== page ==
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By Justin Kompf

Most personal trainers, at some point, will have a consultation with a client who has a weight loss goal. For a few weeks, I had one of my clients message me everything they ate along with their exercise routine outside of the gym. We’re talking times, foods, estimated caloric consumption, time spent doing exercise along with daily weigh-ins. When you do this, you start to notice habits and patterns that can be adjusted. Maybe this person does well most of the time but has big dinners that thwart weight loss efforts. Perhaps they don’t exercise outside of the gym. Regardless of what the issue is, tracking provides the primary metrics for a change strategy.

But change is exceptionally challenging. Many people base behaviors upon relatively stable routines. Practices are the result of how we define ourselves. If you identify yourself as someone good with money, you don’t go out spending hundreds of dollars per week on shoes. If you view yourself as family-oriented, you don’t spend extra hours in the office. You are at home with your family. Behaving in such identity discrepant ways causes inner conflict.

If a person has failed to incorporate health and fitness into their identity, behaviors may be sporadic at best and meaningless at worst. What does four or five cookies mean if you don’t define yourself as a healthy person? Healthy people exercise because that is a part of who they are. They eat fruits and vegetables because that is what healthy people do. If health is not a part of a person’s identity, there is a lack of congruence between healthy or unhealthy things they may do and the meaning behind these behaviors.

After I recognized some habits this client had that could lead to significant improvement, we sat down and had a meeting. After we discussed some of the things this client could work on, I asked him one question:

“How does being healthy fit into your identity?”

He was stumped. He had never even thought about this question. “I don’t know… I guess it’s not,” he said. I explained to him that identity gives meaning to behaviors. Identity drives long term maintenance of behavior and behavior is what drives health success or lack thereof. When we incorporate ‘exercise’ into our identity, we behave like an ‘exerciser.’ If that were in place, nothing would stop clients from acting in such a goal congruent way. Without a doubt, personal trainers will rarely, if rarely run into new clients who have incorporated exercise into their identity. If they had done this already, then they wouldn’t be seeking out help, especially not in the long run. However, no need to fret if a client doesn’t have an answer for you. Just ask them the same question I asked my client:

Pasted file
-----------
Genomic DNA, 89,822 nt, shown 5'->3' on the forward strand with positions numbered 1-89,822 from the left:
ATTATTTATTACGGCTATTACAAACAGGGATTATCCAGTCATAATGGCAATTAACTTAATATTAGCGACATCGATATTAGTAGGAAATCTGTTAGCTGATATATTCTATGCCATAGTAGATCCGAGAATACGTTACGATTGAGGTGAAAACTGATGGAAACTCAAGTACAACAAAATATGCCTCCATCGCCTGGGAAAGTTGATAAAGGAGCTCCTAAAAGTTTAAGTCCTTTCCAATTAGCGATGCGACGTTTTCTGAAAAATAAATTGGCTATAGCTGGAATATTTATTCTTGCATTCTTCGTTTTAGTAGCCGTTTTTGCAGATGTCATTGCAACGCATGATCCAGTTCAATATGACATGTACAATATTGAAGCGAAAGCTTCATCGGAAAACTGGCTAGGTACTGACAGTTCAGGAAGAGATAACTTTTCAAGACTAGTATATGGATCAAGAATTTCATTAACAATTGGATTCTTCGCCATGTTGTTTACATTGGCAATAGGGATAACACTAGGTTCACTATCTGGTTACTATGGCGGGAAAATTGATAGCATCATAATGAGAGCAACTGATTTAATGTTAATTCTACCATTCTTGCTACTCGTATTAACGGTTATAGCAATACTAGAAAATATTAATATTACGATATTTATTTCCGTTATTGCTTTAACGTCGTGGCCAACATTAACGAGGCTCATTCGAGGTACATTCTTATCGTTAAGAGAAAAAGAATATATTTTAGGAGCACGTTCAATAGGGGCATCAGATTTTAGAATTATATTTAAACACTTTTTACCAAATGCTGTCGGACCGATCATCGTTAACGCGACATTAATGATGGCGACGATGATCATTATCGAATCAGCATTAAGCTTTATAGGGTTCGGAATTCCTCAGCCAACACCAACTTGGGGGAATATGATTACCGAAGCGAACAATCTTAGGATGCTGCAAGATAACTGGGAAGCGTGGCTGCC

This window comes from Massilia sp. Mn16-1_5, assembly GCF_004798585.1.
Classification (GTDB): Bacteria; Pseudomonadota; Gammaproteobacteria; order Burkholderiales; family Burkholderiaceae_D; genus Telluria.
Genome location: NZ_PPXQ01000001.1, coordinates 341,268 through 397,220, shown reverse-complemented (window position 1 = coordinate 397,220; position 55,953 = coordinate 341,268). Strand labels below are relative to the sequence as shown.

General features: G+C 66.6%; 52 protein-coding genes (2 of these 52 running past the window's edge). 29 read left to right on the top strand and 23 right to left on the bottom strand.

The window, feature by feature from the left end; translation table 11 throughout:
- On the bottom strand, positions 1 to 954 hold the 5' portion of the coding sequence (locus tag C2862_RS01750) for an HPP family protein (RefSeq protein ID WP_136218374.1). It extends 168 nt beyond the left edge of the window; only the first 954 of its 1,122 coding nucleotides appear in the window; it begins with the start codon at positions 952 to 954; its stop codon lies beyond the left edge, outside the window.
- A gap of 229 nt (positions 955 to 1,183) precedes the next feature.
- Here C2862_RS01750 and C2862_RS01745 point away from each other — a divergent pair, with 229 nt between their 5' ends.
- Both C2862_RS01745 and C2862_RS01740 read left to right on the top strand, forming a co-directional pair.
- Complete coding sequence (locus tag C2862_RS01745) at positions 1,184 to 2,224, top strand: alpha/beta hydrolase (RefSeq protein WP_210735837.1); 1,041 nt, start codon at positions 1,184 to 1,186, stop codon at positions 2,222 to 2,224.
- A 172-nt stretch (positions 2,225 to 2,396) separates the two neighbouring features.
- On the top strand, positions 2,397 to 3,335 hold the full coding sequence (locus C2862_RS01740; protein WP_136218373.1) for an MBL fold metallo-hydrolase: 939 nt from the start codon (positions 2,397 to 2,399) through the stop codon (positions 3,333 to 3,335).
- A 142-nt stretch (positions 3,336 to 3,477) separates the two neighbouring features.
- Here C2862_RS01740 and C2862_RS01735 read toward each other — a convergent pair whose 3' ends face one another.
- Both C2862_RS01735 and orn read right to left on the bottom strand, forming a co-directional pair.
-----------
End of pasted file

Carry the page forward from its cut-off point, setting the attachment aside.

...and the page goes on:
“What comes first, identity, or behavior?”

What is Identity? 

Identities define how we see ourselves in any given role. Identity serves as the guideline for personal standards upon how we act. Past experiences and previous behavior form them.

Identity sets the standard for how we behave; we seek to behave in ways that align with our identity. The benefit of having an exercise identity is that when we act in identity aligning ways, we strengthen our identity. In a sense, identity can be the basis for the most positive self-fueling feedback loop a client can have.

Therefore, it is not a pressing nor surprising issue if a client does not identify as an exerciser. The first step is to get them started because behavior is what fuels identity.

It is useful, upon an initial consult, to identify how to measure identity and to also have knowledge of how to cultivate and nourish an exercise identity.

How Do We Measure Identity? 

A personal trainer may be interested in measuring identity for exercise and healthy eating. Measuring this can be a part of an initial consultation. While there certainly is merit to merely asking a client how training fits into their identity, we don’t know if the client is progressing unless we take quantitative measurement of the construct.

The following are three questions to assess nutrition identity and also three questions to evaluate exercise identity.

Nutritional Identity

How would you describe your eating identity?

  • I am an unhealthy eater
  • I am a somewhat unhealthy eater
  • I am somewhere in between an unhealthy eater and a healthy eater
  • I am a somewhat healthy eater
  • I am a healthy eater

I am someone who eats in a nutritious manner.